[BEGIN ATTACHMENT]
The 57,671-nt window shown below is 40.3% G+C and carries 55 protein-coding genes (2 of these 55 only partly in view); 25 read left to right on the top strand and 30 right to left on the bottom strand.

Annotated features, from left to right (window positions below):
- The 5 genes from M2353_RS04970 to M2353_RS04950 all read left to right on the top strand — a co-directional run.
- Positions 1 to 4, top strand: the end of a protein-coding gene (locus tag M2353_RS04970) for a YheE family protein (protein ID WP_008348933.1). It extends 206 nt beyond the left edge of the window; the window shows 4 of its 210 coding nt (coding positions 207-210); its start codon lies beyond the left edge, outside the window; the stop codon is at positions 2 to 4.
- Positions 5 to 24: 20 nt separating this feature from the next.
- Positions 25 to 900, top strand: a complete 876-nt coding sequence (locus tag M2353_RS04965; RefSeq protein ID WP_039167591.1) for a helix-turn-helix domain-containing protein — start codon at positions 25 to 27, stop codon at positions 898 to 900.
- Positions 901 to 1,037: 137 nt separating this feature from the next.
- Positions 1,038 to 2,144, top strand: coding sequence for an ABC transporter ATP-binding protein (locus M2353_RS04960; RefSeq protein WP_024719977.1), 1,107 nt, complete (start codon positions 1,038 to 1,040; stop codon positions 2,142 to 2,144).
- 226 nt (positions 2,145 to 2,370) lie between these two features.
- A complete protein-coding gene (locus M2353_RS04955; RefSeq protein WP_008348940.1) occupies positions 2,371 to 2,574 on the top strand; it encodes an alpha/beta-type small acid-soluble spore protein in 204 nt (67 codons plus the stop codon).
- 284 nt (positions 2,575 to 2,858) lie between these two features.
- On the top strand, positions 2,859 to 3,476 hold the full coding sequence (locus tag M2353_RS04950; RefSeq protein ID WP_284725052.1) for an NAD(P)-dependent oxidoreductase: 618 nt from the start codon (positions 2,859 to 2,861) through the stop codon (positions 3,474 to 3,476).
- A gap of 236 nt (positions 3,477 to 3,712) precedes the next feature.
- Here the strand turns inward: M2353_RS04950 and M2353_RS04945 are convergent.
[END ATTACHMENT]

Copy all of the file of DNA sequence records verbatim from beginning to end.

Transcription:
The 57,671-nt window shown below is 40.3% G+C and carries 55 protein-coding genes (2 of these 55 only partly in view); 25 read left to right on the top strand and 30 right to left on the bottom strand.

Annotated features, from left to right (window positions below):
- The 5 genes from M2353_RS04970 to M2353_RS04950 all read left to right on the top strand — a co-directional run.
- Positions 1 to 4, top strand: the end of a protein-coding gene (locus tag M2353_RS04970) for a YheE family protein (protein ID WP_008348933.1). It extends 206 nt beyond the left edge of the window; the window shows 4 of its 210 coding nt (coding positions 207-210); its start codon lies beyond the left edge, outside the window; the stop codon is at positions 2 to 4.
- Positions 5 to 24: 20 nt separating this feature from the next.
- Positions 25 to 900, top strand: a complete 876-nt coding sequence (locus tag M2353_RS04965; RefSeq protein ID WP_039167591.1) for a helix-turn-helix domain-containing protein — start codon at positions 25 to 27, stop codon at positions 898 to 900.
- Positions 901 to 1,037: 137 nt separating this feature from the next.
- Positions 1,038 to 2,144, top strand: coding sequence for an ABC transporter ATP-binding protein (locus M2353_RS04960; RefSeq protein WP_024719977.1), 1,107 nt, complete (start codon positions 1,038 to 1,040; stop codon positions 2,142 to 2,144).
- 226 nt (positions 2,145 to 2,370) lie between these two features.
- A complete protein-coding gene (locus M2353_RS04955; RefSeq protein WP_008348940.1) occupies positions 2,371 to 2,574 on the top strand; it encodes an alpha/beta-type small acid-soluble spore protein in 204 nt (67 codons plus the stop codon).
- 284 nt (positions 2,575 to 2,858) lie between these two features.
- On the top strand, positions 2,859 to 3,476 hold the full coding sequence (locus tag M2353_RS04950; RefSeq protein ID WP_284725052.1) for an NAD(P)-dependent oxidoreductase: 618 nt from the start codon (positions 2,859 to 2,861) through the stop codon (positions 3,474 to 3,476).
- A gap of 236 nt (positions 3,477 to 3,712) precedes the next feature.
- Here the strand turns inward: M2353_RS04950 and M2353_RS04945 are convergent.